|Code||HKD (numeric: 344)|
|Plural||Dollars (English only)|
|Symbol||$, HK$ or 元|
|1⁄10||毫 (hòu) ("háo") (Chinese only)|
|1⁄100||仙 (sīn) ("xiān") (Chinese)|
|1⁄1000||文 (mành) ("wèn") (Chinese)|
| 仙 (sīn) ("xiān") (Chinese)|
|cents (English only)|
| 文 (mành) ("wèn") (Chinese)|
|mils (English only)|
| 仙 (sīn) ("xiān") (Chinese)|
| 文 (mành) ("wèn") (Chinese)|
|Freq. used||HK$10, HK$20, HK$50, HK$100, HK$500, HK$1,000|
|Rarely used||HK$150 (Commemorative notes only)|
|Freq. used||10¢, 20¢, 50¢, HK$1, HK$2, HK$5|
|Rarely used||HK$10 (Still legal tender for already minted)|
|Official user(s)||Hong Kong|
|Unofficial user(s)||Macau (alongside with Macanese Pataca)|
|Monetary authority||Hong Kong Monetary Authority|
|Printer||Issuing banks and authority:|
1. Government of the Hong Kong Special Administrative Region
|Inflation||1.7% (March 2022 est.)|
|Pegged with||U.S. Dollar (USD) |
US$1.00 USD = HK$7.80±0.05
|Pegged by||Macau Pataca (MOP$) |
HK$1.00 = MOP$1.03
|Hong Kong dollar|
|Cantonese Yale||Góng yùn|
|Literal meaning||(Hong) Kong dollar|
|Alternative Chinese name|
|Cantonese Yale||Góng bàih|
The Hong Kong dollar (Chinese: 港元, sign: HK$; code: HKD) is the official currency of the Hong Kong Special Administrative Region. It is subdivided into 100 cents or 1000 mils. The Hong Kong Monetary Authority is the monetary authority of Hong Kong and the Hong Kong dollar.
Three commercial banks are licensed by the Hong Kong Monetary Authority to issue their own banknotes for general circulation in Hong Kong. These banks, HSBC, Bank of China, and Standard Chartered, issue their own designs of banknotes in denominations of HK$20, HK$50, HK$100, HK$150, HK$500, and HK$1000, with all designs being similar to one another in the same denomination of banknote. However, the HK$10 banknote and all coins are issued by the Government of Hong Kong.
Apart from its use in Hong Kong, the Hong Kong dollar is also used in neighbouring Macau. It is pegged at 1 Hong Kong dollar to 1.03 Macanese patacas, and is generally accepted at par or MOP 1.00 for retail purchases.
|Economy of Hong Kong|
|Other Hong Kong topics|
|Hong Kong Portal|
When Hong Kong was established as a free trading port in 1841, there was no local currency in everyday circulation. Foreign currencies such as Indian rupees, Spanish or Mexican 8 reales, and Chinese cash coins circulated. Since 1825, it had been the policy of the British government to introduce sterling silver coinage to all of its colonies, and to this end, in 1845 the Spanish or Mexican 8 reales coins were set at a legal tender value of 4 shillings, 2 pence sterling (50 pence). But just as in the case of the British North American colonies, the attempts to introduce the sterling coinage failed to overcome the strong local adherence to the silver Spanish dollar system that had been in wide circulation across the Far East, emanating for centuries from Manila in the Philippines as part of the Spanish East Indies in the Spanish colonial empire through the Manila-Acapulco Galleon Trade with the coins minted in the Spanish Americas in Mexico or Peru or Bolivia.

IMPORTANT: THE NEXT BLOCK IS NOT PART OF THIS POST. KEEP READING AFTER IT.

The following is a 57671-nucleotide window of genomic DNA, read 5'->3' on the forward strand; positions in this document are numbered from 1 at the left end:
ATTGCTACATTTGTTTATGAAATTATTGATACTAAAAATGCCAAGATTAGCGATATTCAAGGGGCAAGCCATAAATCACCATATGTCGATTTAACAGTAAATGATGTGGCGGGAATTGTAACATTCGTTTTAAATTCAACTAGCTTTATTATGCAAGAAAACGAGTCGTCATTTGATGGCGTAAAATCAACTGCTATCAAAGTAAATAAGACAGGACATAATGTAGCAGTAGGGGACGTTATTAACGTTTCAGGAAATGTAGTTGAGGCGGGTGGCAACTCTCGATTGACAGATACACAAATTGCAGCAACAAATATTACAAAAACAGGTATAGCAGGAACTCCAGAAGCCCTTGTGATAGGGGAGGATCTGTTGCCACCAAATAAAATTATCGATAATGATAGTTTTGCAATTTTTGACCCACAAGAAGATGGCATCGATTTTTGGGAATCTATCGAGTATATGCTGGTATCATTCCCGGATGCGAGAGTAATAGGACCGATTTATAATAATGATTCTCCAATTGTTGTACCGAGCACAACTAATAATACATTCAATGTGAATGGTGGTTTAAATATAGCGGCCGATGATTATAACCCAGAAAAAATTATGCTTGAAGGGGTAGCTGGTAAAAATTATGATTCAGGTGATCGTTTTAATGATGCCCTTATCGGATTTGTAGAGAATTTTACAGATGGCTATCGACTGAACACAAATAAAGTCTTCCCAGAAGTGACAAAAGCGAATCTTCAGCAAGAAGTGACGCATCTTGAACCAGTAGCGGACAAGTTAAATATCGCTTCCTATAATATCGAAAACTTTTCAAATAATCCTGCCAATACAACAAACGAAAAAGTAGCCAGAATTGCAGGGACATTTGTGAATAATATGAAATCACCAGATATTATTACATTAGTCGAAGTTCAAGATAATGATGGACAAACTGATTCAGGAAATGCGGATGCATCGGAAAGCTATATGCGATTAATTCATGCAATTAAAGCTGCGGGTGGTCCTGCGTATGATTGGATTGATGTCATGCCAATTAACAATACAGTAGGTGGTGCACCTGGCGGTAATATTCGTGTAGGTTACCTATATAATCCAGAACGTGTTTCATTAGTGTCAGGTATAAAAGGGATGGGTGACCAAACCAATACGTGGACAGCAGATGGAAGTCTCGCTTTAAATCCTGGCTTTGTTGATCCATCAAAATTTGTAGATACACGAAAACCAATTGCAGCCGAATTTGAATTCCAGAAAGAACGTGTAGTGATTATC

By 1858, the British government gave up all attempts to influence the currency situation in Canada, and by the 1860s it came to the same realisation in Hong Kong: that there was no point in trying to displace an already existing currency system. In 1863, the Royal Mint in London began issuing special subsidiary coinage for use in Hong Kong within the dollar system, though other national currencies circulated unofficially for years afterwards. In 1866, a local mint was established at Cleveland Street in Causeway Bay on Hong Kong Island for the purpose of minting Hong Kong silver dollar and half dollar coins of the same value and similar likeness to their Spanish/Mexican counterparts. The Chinese did not however receive these new Hong Kong dollars well, and in 1868 the Hong Kong Mint was closed down with a loss of $440,000. The machinery at the Hong Kong mint was sold first to Jardine Matheson and in turn to the Japanese and used to make the first Yen coins in 1870. In the 1860s, banknotes of the new British colonial banks, the Hong Kong and Shanghai Banking Corporation and the Chartered Bank of India, Australia and China, denominated in dollars, also began to circulate in both Hong Kong and the wider region.
In 1873, the international silver crisis resulted in a devaluation of silver against gold-based currencies. Since the silver dollars in the US and Canada were attached to a gold exchange standard, this meant that the silver dollars circulating along the China coast dropped in value as compared to the U.S. dollar and the Canadian dollar.
Early 20th century
By 1895, the circumstances had changed to the extent that there was now a dearth of Spanish/Mexican dollars and the authorities in both Hong Kong and the Straits Settlements were putting pressure on the authorities in London to take measures to have a regular supply of silver dollar coins. London eventually acquiesced and legislation was enacted in attempts to regulate the coinage. New British trade dollars were coined at the mints in Calcutta and Bombay for use in both Hong Kong and the Straits Settlements. In 1906, the Straits Settlements issued their own silver dollar coin and attached it to a gold sterling exchange standard at a fixed value of 2 shillings and 4 pence. This was the point of departure as between the Hong Kong unit and the Straits unit.